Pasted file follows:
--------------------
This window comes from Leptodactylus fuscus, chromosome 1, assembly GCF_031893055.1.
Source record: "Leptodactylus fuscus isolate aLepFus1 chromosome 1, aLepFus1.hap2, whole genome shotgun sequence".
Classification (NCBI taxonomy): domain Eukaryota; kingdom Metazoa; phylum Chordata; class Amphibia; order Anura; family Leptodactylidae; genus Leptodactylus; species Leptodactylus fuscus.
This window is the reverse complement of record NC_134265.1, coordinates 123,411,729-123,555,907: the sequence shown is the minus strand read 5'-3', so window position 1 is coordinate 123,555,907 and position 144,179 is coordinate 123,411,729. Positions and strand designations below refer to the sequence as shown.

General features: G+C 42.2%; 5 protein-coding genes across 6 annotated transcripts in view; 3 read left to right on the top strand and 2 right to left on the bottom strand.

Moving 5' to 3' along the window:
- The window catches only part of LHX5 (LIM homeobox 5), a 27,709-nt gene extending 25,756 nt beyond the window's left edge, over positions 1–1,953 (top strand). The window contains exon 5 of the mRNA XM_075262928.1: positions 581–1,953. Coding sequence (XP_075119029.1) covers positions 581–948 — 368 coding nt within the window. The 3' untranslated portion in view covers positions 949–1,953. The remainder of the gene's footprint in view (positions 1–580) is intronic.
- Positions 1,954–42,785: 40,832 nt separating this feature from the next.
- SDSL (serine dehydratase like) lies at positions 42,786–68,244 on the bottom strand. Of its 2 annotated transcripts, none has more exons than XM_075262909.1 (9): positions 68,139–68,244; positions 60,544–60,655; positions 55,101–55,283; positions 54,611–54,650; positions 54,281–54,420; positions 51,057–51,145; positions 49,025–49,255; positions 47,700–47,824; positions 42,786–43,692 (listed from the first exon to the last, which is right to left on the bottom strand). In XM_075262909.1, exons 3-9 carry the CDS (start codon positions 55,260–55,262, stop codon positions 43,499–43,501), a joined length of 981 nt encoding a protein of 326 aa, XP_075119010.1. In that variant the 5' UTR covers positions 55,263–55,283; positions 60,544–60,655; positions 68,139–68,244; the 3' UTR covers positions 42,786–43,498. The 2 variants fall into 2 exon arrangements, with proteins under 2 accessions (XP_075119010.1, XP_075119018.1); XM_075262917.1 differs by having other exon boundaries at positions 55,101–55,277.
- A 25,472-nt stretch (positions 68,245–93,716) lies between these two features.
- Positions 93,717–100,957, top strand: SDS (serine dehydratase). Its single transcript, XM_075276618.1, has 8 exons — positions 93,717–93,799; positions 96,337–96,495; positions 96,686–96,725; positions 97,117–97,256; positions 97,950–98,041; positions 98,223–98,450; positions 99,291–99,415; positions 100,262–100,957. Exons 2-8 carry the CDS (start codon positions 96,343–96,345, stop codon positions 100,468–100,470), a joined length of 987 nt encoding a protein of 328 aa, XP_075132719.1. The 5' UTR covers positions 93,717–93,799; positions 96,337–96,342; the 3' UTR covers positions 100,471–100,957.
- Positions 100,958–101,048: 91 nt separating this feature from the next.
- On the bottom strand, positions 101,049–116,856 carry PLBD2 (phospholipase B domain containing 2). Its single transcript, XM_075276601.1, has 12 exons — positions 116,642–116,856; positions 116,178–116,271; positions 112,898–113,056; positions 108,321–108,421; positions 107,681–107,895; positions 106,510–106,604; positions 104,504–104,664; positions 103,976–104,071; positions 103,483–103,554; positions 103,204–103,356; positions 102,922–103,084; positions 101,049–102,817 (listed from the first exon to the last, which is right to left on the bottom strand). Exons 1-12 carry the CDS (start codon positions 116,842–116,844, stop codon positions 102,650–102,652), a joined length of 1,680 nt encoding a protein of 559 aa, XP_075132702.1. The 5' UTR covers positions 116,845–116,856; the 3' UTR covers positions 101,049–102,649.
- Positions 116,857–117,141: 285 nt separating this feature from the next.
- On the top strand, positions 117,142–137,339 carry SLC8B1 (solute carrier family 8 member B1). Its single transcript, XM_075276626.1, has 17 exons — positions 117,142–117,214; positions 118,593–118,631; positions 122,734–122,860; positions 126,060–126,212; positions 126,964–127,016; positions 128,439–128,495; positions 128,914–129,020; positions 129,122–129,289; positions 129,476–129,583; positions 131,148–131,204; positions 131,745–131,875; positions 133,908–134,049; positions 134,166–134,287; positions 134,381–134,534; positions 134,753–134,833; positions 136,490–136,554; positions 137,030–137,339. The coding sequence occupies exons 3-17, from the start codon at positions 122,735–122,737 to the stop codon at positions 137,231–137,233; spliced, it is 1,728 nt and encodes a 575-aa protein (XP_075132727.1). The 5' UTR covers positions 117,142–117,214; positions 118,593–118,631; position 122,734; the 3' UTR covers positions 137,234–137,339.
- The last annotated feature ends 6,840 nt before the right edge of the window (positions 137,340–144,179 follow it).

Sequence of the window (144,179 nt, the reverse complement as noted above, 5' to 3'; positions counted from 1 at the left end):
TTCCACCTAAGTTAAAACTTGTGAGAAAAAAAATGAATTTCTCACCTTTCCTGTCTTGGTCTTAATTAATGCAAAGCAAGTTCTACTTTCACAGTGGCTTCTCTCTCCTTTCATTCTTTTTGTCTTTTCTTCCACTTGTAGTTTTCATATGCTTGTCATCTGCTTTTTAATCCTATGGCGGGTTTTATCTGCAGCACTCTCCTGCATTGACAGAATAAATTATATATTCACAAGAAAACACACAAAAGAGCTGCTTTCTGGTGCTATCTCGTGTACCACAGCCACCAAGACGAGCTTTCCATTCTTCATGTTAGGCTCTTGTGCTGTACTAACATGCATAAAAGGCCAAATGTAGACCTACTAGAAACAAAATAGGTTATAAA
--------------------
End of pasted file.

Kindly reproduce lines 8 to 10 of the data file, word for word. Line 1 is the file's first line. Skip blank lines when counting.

- Positions 1,954–42,785: 40,832 nt separating this feature from the next.
- SDSL (serine dehydratase like) lies at positions 42,786–68,244 on the bottom strand. Of its 2 annotated transcripts, none has more exons than XM_075262909.1 (9): positions 68,139–68,244; positions 60,544–60,655; positions 55,101–55,283; positions 54,611–54,650; positions 54,281–54,420; positions 51,057–51,145; positions 49,025–49,255; positions 47,700–47,824; positions 42,786–43,692 (listed from the first exon to the last, which is right to left on the bottom strand). In XM_075262909.1, exons 3-9 carry the CDS (start codon positions 55,260–55,262, stop codon positions 43,499–43,501), a joined length of 981 nt encoding a protein of 326 aa, XP_075119010.1. In that variant the 5' UTR covers positions 55,263–55,283; positions 60,544–60,655; positions 68,139–68,244; the 3' UTR covers positions 42,786–43,498. The 2 variants fall into 2 exon arrangements, with proteins under 2 accessions (XP_075119010.1, XP_075119018.1); XM_075262917.1 differs by having other exon boundaries at positions 55,101–55,277.
- A 25,472-nt stretch (positions 68,245–93,716) lies between these two features.